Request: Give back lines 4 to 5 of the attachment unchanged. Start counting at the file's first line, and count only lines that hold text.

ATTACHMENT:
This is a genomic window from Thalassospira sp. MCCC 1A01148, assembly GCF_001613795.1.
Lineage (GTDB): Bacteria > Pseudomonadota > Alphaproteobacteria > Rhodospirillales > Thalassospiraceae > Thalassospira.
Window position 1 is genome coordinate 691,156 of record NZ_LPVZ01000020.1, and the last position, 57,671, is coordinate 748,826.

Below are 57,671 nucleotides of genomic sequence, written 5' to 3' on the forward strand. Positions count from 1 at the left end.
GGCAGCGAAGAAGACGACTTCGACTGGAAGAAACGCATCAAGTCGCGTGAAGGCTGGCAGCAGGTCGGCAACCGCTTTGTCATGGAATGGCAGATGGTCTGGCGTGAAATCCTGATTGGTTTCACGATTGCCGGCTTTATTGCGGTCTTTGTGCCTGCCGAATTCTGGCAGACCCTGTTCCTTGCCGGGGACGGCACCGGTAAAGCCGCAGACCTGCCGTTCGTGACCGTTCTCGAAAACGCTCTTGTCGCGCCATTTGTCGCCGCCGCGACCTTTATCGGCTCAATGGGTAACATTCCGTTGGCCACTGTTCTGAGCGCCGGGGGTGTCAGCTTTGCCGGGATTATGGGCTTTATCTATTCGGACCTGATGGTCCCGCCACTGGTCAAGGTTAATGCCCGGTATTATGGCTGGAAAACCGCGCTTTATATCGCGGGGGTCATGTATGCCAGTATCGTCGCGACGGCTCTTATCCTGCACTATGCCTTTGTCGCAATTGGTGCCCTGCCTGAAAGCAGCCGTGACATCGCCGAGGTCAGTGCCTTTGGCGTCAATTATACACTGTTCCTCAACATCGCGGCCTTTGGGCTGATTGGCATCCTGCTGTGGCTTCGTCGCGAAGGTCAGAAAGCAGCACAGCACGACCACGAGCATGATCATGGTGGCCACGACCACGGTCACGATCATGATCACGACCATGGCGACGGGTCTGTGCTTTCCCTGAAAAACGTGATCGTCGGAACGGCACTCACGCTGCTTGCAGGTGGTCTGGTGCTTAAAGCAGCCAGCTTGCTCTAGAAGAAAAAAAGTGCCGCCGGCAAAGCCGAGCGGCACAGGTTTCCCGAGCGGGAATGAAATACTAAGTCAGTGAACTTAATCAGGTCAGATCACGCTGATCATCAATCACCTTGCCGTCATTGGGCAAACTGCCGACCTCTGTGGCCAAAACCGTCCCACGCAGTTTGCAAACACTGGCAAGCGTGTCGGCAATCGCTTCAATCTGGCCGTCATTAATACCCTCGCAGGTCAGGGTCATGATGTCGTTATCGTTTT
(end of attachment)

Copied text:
Below are 57,671 nucleotides of genomic sequence, written 5' to 3' on the forward strand. Positions count from 1 at the left end.
GGCAGCGAAGAAGACGACTTCGACTGGAAGAAACGCATCAAGTCGCGTGAAGGCTGGCAGCAGGTCGGCAACCGCTTTGTCATGGAATGGCAGATGGTCTGGCGTGAAATCCTGATTGGTTTCACGATTGCCGGCTTTATTGCGGTCTTTGTGCCTGCCGAATTCTGGCAGACCCTGTTCCTTGCCGGGGACGGCACCGGTAAAGCCGCAGACCTGCCGTTCGTGACCGTTCTCGAAAACGCTCTTGTCGCGCCATTTGTCGCCGCCGCGACCTTTATCGGCTCAATGGGTAACATTCCGTTGGCCACTGTTCTGAGCGCCGGGGGTGTCAGCTTTGCCGGGATTATGGGCTTTATCTATTCGGACCTGATGGTCCCGCCACTGGTCAAGGTTAATGCCCGGTATTATGGCTGGAAAACCGCGCTTTATATCGCGGGGGTCATGTATGCCAGTATCGTCGCGACGGCTCTTATCCTGCACTATGCCTTTGTCGCAATTGGTGCCCTGCCTGAAAGCAGCCGTGACATCGCCGAGGTCAGTGCCTTTGGCGTCAATTATACACTGTTCCTCAACATCGCGGCCTTTGGGCTGATTGGCATCCTGCTGTGGCTTCGTCGCGAAGGTCAGAAAGCAGCACAGCACGACCACGAGCATGATCATGGTGGCCACGACCACGGTCACGATCATGATCACGACCATGGCGACGGGTCTGTGCTTTCCCTGAAAAACGTGATCGTCGGAACGGCACTCACGCTGCTTGCAGGTGGTCTGGTGCTTAAAGCAGCCAGCTTGCTCTAGAAGAAAAAAAGTGCCGCCGGCAAAGCCGAGCGGCACAGGTTTCCCGAGCGGGAATGAAATACTAAGTCAGTGAACTTAATCAGGTCAGATCACGCTGATCATCAATCACCTTGCCGTCATTGGGCAAACTGCCGACCTCTGTGGCCAAAACCGTCCCACGCAGTTTGCAAACACTGGCAAGCGTGTCGGCAATCGCTTCAATCTGGCCGTCATTAATACCCTCGCAGGTCAGGGTCATGATGTCGTTATCGTTTT